by Courtney Helman
Disease Name: Chlamydia
Means of Transmission: Direct contact through sex (vaginal, anal, oral) or during vaginal childbirth if the mother is infected (2)
Usual Reservoirs: Human
Etiologic Agent: Chlamydia trachomatis (6)
General Characteristics: Chlamydia trachomatis is an obligate intracellular, Gram-negative bacterium (4). It is a dimorphic bacterium with a two-phase life cycle. It exists as either an elementary body or a reticulate body. The dangerous communicable form is the smaller elementary body, and attaches and enters the host cell, while the reticulate body is the larger, intracellular form, which promotes metabolic activity and reproduction through binary fission (4). This bacterium is parasitic and heavily depends on the host in order to perform its metabolic as well as reproductive processes (1).
Key Tests for Identification: One of the best ways to identify this bacterium is isolating it is a culture. Antigen detection methods include enzyme immunoassays and direct fluorescence antibody assays. These tests are more cost and time efficient than cell culture isolation, and are more commonly used. Other tests include DNA hybridization probe tests, and “nucleic acid amplification tests based on polymerase chain reaction, ligase chain reaction, and transcription-mediated amplification technology (8).” Nucleic acid amplification techniques are now being used with urine specimens, which is much less invasive than obtaining a genital swab. Also, duplex tests are being administered to simultaneously detect Chlamydia and Gonorrhea (8).
Historical Information: Professor Tang Feifan isolated Chlamydia trachomatis in the yolk sac of a chicken embryo in 1957 in China (5). The genus corresponds to the phylum it belongs to, Phylum Chlamydiae. The bacterium was first associated with trachoma, an eye disease, explaining the species name (5).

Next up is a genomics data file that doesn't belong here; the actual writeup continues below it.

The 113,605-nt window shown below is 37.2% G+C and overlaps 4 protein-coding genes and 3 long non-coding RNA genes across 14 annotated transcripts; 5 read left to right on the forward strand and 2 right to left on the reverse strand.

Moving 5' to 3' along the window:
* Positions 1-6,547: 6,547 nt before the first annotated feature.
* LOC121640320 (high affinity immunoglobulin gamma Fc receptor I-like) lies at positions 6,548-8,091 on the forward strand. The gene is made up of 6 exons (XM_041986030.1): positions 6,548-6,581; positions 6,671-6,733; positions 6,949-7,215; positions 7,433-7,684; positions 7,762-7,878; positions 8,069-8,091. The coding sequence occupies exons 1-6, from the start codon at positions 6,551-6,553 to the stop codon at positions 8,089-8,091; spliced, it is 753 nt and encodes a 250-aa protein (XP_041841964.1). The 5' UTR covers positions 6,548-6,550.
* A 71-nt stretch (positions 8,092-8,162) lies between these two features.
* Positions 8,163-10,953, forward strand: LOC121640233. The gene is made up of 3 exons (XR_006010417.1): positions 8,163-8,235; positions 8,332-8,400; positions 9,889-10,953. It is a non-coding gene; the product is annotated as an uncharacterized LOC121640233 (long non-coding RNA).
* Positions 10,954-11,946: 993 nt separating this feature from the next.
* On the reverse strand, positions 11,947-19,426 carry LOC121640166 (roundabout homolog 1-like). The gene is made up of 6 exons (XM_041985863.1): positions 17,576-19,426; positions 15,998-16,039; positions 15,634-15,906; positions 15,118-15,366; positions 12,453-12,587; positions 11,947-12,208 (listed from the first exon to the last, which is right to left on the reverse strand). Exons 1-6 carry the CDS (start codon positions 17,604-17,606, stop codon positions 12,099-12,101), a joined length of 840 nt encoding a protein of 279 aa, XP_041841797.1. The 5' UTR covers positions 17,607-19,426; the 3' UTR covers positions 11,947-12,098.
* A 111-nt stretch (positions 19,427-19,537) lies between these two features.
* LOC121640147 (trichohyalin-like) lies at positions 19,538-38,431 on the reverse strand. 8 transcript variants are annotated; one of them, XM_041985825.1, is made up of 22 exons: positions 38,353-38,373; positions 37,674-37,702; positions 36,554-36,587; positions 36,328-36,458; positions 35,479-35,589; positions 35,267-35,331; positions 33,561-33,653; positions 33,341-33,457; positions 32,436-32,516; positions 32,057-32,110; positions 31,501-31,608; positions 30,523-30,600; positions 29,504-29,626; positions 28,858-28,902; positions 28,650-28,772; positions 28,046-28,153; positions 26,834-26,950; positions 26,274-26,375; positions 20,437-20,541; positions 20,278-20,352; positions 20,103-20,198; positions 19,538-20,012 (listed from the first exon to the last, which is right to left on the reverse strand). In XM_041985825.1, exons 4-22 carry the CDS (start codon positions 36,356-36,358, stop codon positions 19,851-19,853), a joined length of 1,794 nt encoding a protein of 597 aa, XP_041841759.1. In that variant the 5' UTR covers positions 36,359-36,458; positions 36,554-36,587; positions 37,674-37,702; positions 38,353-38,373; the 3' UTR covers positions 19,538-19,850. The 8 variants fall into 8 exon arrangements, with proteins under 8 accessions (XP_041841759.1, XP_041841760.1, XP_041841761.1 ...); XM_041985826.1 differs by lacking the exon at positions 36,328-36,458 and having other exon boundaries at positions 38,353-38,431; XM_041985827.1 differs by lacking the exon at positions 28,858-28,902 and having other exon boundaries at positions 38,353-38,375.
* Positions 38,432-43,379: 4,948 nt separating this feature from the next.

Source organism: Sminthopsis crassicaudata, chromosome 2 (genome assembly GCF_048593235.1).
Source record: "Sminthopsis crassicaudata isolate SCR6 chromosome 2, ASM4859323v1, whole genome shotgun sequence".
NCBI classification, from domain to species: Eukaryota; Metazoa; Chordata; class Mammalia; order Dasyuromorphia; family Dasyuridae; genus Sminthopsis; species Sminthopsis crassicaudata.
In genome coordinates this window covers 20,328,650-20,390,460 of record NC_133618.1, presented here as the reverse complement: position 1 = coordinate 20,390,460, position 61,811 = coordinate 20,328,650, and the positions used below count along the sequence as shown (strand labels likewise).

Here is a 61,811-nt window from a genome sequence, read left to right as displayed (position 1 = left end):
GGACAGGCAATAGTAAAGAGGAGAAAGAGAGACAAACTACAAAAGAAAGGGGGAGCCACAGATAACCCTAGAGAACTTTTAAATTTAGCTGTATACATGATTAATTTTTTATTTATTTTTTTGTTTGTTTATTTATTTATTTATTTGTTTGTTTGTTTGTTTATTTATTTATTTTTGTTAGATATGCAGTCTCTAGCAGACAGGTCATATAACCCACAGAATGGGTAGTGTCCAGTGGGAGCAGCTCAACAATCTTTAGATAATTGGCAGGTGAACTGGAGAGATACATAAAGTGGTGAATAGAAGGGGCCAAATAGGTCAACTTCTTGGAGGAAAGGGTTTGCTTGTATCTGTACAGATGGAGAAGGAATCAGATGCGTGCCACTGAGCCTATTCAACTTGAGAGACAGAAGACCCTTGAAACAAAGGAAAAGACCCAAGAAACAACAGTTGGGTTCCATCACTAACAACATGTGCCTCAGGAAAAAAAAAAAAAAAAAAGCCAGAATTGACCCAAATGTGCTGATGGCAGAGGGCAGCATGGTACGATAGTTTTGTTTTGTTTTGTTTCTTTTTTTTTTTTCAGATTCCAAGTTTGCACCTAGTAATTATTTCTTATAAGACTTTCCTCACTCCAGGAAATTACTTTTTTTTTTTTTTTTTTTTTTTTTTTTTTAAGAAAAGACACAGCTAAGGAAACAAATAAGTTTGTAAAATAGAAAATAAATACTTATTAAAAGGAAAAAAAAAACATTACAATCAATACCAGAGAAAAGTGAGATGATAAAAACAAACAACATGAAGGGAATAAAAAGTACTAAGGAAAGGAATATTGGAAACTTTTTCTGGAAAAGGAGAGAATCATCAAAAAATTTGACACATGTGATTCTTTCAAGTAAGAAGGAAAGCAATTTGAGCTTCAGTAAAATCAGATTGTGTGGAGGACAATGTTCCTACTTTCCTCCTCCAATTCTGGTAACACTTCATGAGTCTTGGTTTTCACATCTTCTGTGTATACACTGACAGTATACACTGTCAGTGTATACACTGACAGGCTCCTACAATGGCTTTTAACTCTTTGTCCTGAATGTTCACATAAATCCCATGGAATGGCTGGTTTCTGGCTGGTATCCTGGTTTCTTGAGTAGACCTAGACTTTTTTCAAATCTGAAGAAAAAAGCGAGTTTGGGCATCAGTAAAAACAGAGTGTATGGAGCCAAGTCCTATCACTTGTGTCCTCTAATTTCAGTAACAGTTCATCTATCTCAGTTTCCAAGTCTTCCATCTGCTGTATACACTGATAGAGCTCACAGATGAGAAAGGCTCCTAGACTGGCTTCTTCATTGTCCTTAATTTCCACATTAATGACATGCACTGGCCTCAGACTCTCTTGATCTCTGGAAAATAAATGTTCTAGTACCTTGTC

Signs and Symptoms: Unfortunately in 80% of women and 50% of men, Chlamydia produces no signs or symptoms (7). However, symptoms associated with Chlamydia include abdominal and cervical pain, bleeding between menstrual cycles, abnormal vaginal or anal discharge, and fever in women. In men symptoms include unilateral abdominal pain, enlarged scrotum, abnormal anal or urethral discharge, and fever in males. In infants, conjunctivitis, eye secretions, and other ocular problems can indicate Chlamydia (7). Chlamydia can lead to more serious problems including PID (pelvic inflammatory disease), genital ulcers caused by lymphogranuloma venereum, increased rate of cervical cancer and Reiter syndrome, infertility, and chronic conjunctivitis and blindness in infants (7).
Virulence Mechanisms: Chlamydia trachomatis’ ability to grow and reproduce inside the host contributes to its virulence. It is unclear how the elementary bodies attach and penetrate the host cells for entry, however, once they gain entrance into the cell and are phagocytized they transform into reticulate bodies that live in a membrane bound vacuole. The vacuole prevents phagolysosome fusion, allowing the reticulate bodies to replicate and eventually transform back into the infectious elementary bodies in the phagosome. The elementary bodies are released by host cell lysis or through fusion of the vacuole’s plasma membrane with the host cell’s plasma membrane (5,8). This life cycle not only evades the host’s immune system, but also uses the host’s immune system to proliferate.